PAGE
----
So, following the panel’s recommendation, we’re planning further clarification of ‘Working together to safeguard children’, so it will now include guidance about what ‘serious harm’ actually means in the context of making decisions on whether or not to commission an SCR.
And to help you with information sharing, we’re planning to clarify in Working Together the need for local authorities to notify serious incidents.
That will help ensure that LSCBs are always notified of serious incidents as well as Ofsted.
The panel also understandably questioned the quality of SCRs - too many of them are overlong, muddled, full of jargon and acronyms, and missing key pieces of information or analysis - not asking the basic questions well enough: why did this happen?
This might include an analysis, for instance, of staffing levels in the period in question. Why was that junior social worker left holding that case that week? How many decisions had that paediatrician already taken that day about vulnerable children? Why didn’t the police respond to that particular call? We know that these things impact heavily on practice and yet this basic information is absent from many SCRs.
And so we are going to trial the central commissioning of SCRs in some areas, in certain cases, with the permission of selected LSCBs. You’ve asked us what a ‘good’ SCR looks like and it’s a fair challenge. So we’ll try to show you.
I’m also pleased to announce today that we’re going to revive the biennial review arrangements - also as recommended by the national panel - so we can continue to gather national learning from individual SCRs and make it accessible to many more professionals across the whole system, across the whole country. And I’ll let you know shortly the format that these reviews will take.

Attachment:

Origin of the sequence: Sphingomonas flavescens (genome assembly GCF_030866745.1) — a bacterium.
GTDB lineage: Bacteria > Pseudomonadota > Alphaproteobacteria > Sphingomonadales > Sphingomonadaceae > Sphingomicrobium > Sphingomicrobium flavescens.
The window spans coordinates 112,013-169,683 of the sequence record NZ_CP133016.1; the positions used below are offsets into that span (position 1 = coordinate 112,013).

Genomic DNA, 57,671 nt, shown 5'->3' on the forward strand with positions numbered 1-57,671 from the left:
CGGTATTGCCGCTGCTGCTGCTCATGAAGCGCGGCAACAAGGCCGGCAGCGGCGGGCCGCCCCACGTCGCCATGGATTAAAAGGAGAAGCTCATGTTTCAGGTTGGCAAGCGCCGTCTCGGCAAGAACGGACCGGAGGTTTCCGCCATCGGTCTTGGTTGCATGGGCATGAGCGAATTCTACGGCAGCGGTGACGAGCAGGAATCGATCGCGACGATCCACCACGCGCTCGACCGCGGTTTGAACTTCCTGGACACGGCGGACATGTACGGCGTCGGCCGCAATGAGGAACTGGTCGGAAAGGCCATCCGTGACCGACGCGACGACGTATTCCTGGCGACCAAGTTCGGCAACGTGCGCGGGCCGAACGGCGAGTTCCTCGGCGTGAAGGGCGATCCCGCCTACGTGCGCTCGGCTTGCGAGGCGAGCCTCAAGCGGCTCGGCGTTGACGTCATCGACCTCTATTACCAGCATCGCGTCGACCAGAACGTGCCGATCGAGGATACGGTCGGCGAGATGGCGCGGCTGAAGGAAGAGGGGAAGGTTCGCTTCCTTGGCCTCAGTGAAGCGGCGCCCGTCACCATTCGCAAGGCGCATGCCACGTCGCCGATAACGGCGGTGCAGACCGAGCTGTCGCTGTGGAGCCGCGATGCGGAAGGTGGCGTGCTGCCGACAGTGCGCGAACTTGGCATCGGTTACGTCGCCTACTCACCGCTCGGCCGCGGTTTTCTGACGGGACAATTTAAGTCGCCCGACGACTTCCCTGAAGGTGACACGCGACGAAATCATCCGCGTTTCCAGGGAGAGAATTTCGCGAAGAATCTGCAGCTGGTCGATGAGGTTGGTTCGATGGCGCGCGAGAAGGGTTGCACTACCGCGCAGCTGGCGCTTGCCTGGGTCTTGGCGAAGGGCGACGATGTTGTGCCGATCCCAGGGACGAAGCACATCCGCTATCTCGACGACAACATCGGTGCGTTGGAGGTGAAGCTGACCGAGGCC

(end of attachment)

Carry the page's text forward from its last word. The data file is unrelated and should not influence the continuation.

I can also confirm that we’ll also publish in the next few days our response to the other recommendations made by the national panel. I’ve found their advice and scrutiny very helpful over the past 15 months and I hope that you have too.
The third point I want to talk about today is driving innovation across children’s social care services.
Because what we’ve seen in other areas of children’s social care is that the key to generating real improvements is stepping out from ‘the way it’s always been done’ and moving towards ‘how can we do it better?’.
A year ago we challenged local councils and other groups to bid for money from our new Innovation Programme - coming to us with ideas for how to transform the work they do.
We’ve had a staggering response - nearly 300 bids from right across England.
And their ideas for how to improve the way children’s services are delivered are imaginative and radical.
I’m delighted that 4 bids - No Wrong Door in North Yorkshire, Signs of Safety, Pause and Triborough - have made it past the final hurdle and been given the go-ahead. Six more were approved by the Innovation Programme Board last week and we’ll announce them in due course. These are real systemic changes with some of these projects wholly redesigning the operation of children’s social care.
Others are inspiring and groundbreaking projects tackling entrenched and difficult issues - such as Pause, based in Hackney and now expanding to other LAs, that’s helping women who’ve had successive children taken into care to turn their lives around by helping them out of the destructive cycle.